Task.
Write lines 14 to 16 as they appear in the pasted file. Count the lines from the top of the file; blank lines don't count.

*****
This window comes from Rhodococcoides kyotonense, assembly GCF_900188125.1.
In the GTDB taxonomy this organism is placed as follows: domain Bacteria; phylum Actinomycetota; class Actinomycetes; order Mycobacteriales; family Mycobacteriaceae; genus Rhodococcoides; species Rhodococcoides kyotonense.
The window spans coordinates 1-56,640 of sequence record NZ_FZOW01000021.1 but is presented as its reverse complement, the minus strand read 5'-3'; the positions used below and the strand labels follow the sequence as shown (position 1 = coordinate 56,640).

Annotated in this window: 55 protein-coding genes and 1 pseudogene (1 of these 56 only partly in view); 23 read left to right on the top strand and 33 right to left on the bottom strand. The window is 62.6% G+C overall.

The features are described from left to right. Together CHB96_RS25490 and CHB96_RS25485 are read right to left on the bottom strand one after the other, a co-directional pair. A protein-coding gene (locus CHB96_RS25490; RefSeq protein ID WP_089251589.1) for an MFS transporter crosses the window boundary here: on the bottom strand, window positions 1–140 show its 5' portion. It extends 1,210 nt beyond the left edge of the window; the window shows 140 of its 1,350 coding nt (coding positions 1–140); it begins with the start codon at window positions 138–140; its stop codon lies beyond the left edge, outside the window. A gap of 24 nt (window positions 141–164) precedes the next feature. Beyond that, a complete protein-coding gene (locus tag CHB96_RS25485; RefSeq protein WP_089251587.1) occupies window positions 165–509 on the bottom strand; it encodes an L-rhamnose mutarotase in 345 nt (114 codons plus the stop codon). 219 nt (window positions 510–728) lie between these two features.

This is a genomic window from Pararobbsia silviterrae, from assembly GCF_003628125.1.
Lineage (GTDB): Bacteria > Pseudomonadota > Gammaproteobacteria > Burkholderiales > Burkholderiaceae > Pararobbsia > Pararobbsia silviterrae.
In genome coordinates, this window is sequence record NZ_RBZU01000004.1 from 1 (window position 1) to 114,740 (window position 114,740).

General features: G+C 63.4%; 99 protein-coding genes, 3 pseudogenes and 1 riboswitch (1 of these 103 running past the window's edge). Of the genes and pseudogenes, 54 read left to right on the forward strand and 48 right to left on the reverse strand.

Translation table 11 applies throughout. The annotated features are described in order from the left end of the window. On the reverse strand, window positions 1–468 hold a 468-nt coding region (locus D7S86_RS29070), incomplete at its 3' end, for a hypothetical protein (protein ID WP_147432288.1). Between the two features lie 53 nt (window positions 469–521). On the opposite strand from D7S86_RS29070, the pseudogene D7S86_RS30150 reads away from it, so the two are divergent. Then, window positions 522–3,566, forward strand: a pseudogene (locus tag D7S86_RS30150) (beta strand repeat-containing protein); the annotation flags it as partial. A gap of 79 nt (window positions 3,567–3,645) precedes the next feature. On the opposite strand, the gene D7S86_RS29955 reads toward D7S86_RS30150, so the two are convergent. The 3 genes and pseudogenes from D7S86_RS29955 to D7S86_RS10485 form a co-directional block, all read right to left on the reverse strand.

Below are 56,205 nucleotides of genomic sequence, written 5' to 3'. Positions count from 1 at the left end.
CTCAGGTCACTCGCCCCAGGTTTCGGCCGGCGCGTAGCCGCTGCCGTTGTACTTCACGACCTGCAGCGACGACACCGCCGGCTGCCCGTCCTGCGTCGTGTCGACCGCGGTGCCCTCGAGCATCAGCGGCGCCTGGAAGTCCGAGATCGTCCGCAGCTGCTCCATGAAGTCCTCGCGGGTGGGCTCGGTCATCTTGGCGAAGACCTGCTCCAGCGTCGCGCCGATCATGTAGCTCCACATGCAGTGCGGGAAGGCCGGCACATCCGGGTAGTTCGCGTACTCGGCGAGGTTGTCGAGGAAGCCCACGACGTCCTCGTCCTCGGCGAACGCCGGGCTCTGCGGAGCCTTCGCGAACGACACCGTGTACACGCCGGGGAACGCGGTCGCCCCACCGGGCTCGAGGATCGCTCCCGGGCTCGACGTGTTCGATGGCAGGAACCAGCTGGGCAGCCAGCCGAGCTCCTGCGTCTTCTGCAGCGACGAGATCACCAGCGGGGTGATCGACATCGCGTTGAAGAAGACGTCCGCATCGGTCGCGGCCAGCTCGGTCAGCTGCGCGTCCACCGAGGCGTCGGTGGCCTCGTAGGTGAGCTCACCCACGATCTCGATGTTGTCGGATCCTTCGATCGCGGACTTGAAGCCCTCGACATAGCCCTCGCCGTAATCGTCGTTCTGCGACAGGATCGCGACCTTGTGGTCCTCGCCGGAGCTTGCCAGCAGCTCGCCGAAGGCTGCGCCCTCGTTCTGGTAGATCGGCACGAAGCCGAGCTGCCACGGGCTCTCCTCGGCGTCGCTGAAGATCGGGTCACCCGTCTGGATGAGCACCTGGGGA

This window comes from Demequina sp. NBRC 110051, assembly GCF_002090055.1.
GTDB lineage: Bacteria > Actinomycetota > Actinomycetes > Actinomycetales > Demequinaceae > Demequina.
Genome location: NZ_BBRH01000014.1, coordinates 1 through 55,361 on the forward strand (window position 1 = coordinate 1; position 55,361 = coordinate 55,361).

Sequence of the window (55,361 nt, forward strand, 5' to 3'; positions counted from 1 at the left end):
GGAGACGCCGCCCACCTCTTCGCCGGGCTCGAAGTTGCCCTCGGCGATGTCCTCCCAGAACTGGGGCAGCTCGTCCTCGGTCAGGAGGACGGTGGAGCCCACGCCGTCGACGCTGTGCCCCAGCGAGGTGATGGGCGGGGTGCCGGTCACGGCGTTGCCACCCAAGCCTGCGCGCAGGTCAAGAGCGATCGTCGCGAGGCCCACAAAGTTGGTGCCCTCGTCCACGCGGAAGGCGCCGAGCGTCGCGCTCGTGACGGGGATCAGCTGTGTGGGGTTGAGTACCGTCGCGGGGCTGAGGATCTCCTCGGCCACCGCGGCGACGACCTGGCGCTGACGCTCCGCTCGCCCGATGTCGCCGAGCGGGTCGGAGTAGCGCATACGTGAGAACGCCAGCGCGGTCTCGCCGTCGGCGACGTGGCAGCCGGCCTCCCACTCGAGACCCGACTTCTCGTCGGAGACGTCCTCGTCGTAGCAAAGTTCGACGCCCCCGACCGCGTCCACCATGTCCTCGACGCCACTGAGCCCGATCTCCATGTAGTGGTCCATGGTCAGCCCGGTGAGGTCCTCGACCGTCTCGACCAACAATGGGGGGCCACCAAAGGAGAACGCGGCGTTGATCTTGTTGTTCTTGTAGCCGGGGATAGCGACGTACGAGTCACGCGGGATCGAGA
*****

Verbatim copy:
GTDB lineage: Bacteria > Actinomycetota > Actinomycetes > Actinomycetales > Demequinaceae > Demequina.
Genome location: NZ_BBRH01000014.1, coordinates 1 through 55,361 on the forward strand (window position 1 = coordinate 1; position 55,361 = coordinate 55,361).

Sequence of the window (55,361 nt, forward strand, 5' to 3'; positions counted from 1 at the left end):